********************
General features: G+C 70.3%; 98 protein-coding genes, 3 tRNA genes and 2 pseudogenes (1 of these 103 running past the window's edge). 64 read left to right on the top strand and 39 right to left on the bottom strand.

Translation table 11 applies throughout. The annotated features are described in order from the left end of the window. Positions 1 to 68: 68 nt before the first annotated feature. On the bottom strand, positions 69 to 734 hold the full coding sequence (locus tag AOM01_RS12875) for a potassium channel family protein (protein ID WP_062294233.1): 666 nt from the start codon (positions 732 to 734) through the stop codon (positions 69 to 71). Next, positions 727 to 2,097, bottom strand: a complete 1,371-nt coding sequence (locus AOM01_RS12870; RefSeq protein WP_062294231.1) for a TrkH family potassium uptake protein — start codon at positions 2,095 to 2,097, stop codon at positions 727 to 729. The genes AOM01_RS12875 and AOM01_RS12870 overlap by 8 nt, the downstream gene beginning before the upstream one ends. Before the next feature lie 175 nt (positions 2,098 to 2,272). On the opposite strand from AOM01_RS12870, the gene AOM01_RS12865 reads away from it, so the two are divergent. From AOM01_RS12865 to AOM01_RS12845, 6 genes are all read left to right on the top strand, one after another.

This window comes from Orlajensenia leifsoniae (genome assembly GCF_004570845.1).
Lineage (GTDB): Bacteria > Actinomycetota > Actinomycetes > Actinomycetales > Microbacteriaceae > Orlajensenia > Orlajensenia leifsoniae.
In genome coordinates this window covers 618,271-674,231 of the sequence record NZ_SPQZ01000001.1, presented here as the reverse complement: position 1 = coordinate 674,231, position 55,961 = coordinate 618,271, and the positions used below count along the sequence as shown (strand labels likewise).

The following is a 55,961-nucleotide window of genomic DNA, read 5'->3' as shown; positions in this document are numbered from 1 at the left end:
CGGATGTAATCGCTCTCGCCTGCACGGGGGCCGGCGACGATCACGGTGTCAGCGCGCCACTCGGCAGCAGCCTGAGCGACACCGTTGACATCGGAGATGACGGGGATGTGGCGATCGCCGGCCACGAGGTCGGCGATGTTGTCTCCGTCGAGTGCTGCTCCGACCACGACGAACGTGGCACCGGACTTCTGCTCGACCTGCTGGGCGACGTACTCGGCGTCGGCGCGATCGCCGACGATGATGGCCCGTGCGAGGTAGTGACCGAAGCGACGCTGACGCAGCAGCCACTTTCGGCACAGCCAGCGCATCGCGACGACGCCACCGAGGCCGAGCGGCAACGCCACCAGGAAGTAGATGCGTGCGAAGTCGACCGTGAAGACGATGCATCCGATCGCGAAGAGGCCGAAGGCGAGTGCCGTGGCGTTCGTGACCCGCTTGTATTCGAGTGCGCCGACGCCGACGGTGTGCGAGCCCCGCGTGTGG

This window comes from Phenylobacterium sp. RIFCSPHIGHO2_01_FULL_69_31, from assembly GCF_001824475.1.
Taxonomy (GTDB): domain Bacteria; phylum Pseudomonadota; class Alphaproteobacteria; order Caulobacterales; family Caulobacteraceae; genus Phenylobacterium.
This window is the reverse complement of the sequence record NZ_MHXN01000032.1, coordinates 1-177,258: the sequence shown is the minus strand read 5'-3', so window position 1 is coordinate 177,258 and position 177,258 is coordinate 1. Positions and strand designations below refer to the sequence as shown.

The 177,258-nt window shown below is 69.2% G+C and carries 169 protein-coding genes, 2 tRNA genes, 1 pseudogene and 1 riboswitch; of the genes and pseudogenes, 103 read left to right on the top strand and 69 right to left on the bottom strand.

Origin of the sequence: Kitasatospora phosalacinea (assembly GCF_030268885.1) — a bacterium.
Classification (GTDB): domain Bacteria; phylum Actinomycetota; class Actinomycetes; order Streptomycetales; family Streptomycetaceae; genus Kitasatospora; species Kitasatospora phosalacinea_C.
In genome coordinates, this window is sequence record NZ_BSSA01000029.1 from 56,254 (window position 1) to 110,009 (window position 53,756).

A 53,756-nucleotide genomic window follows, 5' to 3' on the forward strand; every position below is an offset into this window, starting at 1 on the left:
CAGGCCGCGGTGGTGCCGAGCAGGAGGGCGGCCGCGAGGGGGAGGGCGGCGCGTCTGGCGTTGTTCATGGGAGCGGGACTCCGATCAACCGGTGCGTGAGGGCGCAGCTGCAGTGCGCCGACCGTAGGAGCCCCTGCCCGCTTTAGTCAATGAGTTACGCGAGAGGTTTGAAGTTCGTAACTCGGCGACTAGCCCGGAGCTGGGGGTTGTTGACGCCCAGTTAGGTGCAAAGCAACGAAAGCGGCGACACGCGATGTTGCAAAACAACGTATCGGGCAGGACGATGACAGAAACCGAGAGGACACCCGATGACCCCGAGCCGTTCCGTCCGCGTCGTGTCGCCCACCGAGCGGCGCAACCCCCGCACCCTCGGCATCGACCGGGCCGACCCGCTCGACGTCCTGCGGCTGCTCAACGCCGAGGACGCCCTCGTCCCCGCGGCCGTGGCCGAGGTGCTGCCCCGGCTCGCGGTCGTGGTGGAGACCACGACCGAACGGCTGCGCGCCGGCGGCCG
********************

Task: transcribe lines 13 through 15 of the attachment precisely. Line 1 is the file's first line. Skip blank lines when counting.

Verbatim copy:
Classification (GTDB): domain Bacteria; phylum Actinomycetota; class Actinomycetes; order Streptomycetales; family Streptomycetaceae; genus Kitasatospora; species Kitasatospora phosalacinea_C.
In genome coordinates, this window is sequence record NZ_BSSA01000029.1 from 56,254 (window position 1) to 110,009 (window position 53,756).

A 53,756-nucleotide genomic window follows, 5' to 3' on the forward strand; every position below is an offset into this window, starting at 1 on the left: